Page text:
When Jacob confesses that Tess’s uncle is trying to steal his family’s land, Tess comes face to face with the hatred that simmers just below the surface of the bay and marshes she’s loved since birth. With the help of her mentor Lulu, an herbal healer, Tess pieces together clues to the mysterious disappearance of Jacob’s father twenty-two years earlier and uncovers family secrets that shatter her connection to the land she loves.

Tess and Jacob’s bond puts them both in peril, and discontent eventually erupts into violence. Tess is forced to make a decision. Can she right old wrongs and salvage their love? Or will prejudice and hatred kill any chance she and Jacob might have had?

Published By: Swoon Romance (@SwoonRomance)

an imprint of Month9Books (@Month9Books)

on 5th of May, 2015

Available Formats: Paperback, Ebook | Add to Riffle

Converse on Twitter via:

#SummerOfTheOakMoon#YALit & #Month9Books

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Guest Post Topic: What inspired you to write the story found inside “Summer of the Oak Moon” and how do you feel it will be receptive to the readers who follow the “We Need Diverse Books” movement to shine a positive light on the stories which seek to educate as much as they seek to cause a murmur of change for more novels of diversity to be published?

Thanks so much for having me today. I’m thrilled to have a chance to chat about my novel.

The impetus to write Summer of the Oak Moon arose from some reading I did regarding the civil rights movement. While I didn’t intend it at the time, that reading turned out to be research for the historical context of my novel. Reading and attending community events focused on the civil rights movement and the years leading up to it caused me to think about how issues involving race have evolved over the years, especially in the South. I found the information so compelling (and horrifying) that I knew these were themes I wanted to explore in novel form.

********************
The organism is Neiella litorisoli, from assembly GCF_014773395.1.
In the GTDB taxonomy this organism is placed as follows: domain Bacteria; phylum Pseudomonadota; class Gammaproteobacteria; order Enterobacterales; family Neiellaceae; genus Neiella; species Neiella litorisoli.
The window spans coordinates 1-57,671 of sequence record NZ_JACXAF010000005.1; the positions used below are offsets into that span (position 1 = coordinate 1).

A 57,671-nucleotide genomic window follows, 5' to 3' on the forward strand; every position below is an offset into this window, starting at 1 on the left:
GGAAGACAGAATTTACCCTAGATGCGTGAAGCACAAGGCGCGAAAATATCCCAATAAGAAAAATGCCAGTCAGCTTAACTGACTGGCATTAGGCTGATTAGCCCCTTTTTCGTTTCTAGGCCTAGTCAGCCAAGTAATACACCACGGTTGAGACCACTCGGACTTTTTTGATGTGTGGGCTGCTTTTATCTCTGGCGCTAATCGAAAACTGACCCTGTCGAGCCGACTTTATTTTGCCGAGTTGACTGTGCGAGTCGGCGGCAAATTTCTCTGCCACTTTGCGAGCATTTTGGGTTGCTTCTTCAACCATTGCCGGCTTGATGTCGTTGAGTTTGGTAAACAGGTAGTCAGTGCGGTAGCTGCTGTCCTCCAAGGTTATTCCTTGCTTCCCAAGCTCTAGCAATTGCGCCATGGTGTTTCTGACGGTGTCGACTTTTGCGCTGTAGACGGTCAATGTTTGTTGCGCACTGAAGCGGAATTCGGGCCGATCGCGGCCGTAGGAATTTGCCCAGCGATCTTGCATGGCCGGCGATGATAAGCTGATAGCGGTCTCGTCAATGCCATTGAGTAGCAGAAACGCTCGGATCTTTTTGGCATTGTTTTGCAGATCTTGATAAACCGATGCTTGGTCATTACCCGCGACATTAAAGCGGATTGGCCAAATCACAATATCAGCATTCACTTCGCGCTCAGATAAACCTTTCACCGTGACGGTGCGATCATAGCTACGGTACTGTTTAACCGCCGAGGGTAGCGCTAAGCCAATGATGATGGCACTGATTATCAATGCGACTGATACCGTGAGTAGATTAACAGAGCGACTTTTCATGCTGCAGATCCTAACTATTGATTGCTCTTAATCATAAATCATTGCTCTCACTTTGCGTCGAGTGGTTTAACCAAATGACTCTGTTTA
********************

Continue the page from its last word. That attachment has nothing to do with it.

Having a then-high-school-aged son (he’s now a recent college grad) I was aware that he viewed race in an entirely different way than I and my friends did when we were his age. Frequently when I meet my son’s friends, I’m surprised that they are of a different ethnic background. The fact that he never saw the need to mention this is something that never would have happened when I was growing up. And while this “color blindness” is wonderful, I feel it’s important that young people realize it is a relatively new attitude in our society. We need to understand the mistakes of the past so we can avoid making them in the future.